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In a season full of struggles and growth, the Utah Jazz finished up the 2013-14 season in dramatic fashion Wednesday night.

After holding the lead for practically the entire game, the Jazz found themselves battling it out with the Minnesota Timberwolves in two extra sessions before Trey Burke’s clutch play lifted Utah to the 136-130 win.

The Jazz pounced on the Timberwolves (40-42) and held an early 39-20 lead. Minnesota then took its turn and rode a big 28-11 run that brought the Timberwolves to within four points at halftime. The second half went back-and-forth with both squads taking turns making big shots down the stretch.

The overtime periods, however, were full of heroics, but none dazzled more than did Burke’s. He backed up his clutch reputation with some stellar play with big passes, steals and baskets. His 3-pointer late in the second overtime proved to be the decider and his free throws sealed the game’s outcome.

When it was all said and done, Utah finished the season with a 25-57 record. The win not only allowed the team to conclude a tough season on a high note, but also helped the Jazz avoid matching the team’s worst record since moving to Utah in 1979.

The win did come at a cost. The Jazz went from being alone with the fourth-worst record to being tied for that spot with the Boston Celtics. The Jazz went from an 11.9 percent chance of nabbing the top pick in the NBA Draft to 10.3 percent. The offseason begins immediately, with this summer being one of the most pivotal in franchise history.

Youthful progress: One of the big objectives for this year was to promote growth in the Jazz’s young core of players. Several of them showed how they have developed as evidenced in Wednesday’s last hurrah.

As mentioned, Burke had one of the best games of his rookie campaign. His numbers were gaudy, but they belied the flair behind them. Burke had 32 points, nine assists and seven rebounds. While he had an uncharacteristic five turnovers, Utah was plus-19 when he was on the court, which is very impressive given the close score. Burke clearly showed why he is Jazz’s point guard of the now and the future.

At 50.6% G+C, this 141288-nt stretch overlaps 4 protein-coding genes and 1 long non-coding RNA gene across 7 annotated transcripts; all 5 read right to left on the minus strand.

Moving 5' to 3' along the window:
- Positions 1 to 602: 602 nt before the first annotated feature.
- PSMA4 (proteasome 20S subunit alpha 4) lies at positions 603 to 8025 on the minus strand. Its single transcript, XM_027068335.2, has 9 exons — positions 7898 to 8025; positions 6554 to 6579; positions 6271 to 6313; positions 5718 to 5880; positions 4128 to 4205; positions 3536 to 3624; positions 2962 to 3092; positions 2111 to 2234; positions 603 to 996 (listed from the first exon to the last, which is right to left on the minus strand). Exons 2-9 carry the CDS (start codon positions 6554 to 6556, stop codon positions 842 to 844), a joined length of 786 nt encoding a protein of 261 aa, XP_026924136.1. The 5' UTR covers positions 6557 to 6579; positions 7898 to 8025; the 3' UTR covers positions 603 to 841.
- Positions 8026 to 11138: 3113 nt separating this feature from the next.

Backcourt partner Gordon Hayward’s performance typified his entire season. While he shot was errant (just 8 of 23 from the floor), his all-around game was brilliant. The swingman just missed a triple double with 23 points, 10 rebounds and nine assists.

Derrick Favors was consistently strong all evening. He was stout on both ends of the court, finishing with 21 points, 10 rebounds, four assists, two blocked shots and two steals. Fill-in starter Jeremy Evans may have had the best outing of his Jazz career in putting up 18 points and 11 rebounds to go with three steals and three blocked shots.

Last but not least, Rudy Gobert came off the bench to make impacts defensively and offensively. He had eight points and nine rebounds in a mere 14 minutes. The future is indeed bright. The young guys look to build upon their progress next season.

This and that

- With center Enes Kanter sitting out, not only did Evans step up, but little-used big man Malcolm Thomas had his best game of the season also. He was energetic and vocal as he contributed nine points and four rebounds in 21 minutes.

- Eight Minnesota players finished in double-digits, lead by long-time Jazz nemesis Kevin Martin’s 36 points.

- All-Star forward Kevin Love came across as disinterested in the season finale, but still ended with a near triple double of his own (19 points, 10 rebounds and nine assists).

- Center Gorgui Dieng, who was actually drafted by the Jazz, had just four points and seven boards. He had been averaging 15.7 points and 15 rebounds the previous three outings.

David Smith provides instant analysis for Deseret News' Utah Jazz coverage. He works for LDS Philanthropies and also writes for Salt City Hoops (ESPN's Jazz affiliate). He can be reached at mechakucha1@gmail.com or on Twitter at davidjsmith1232.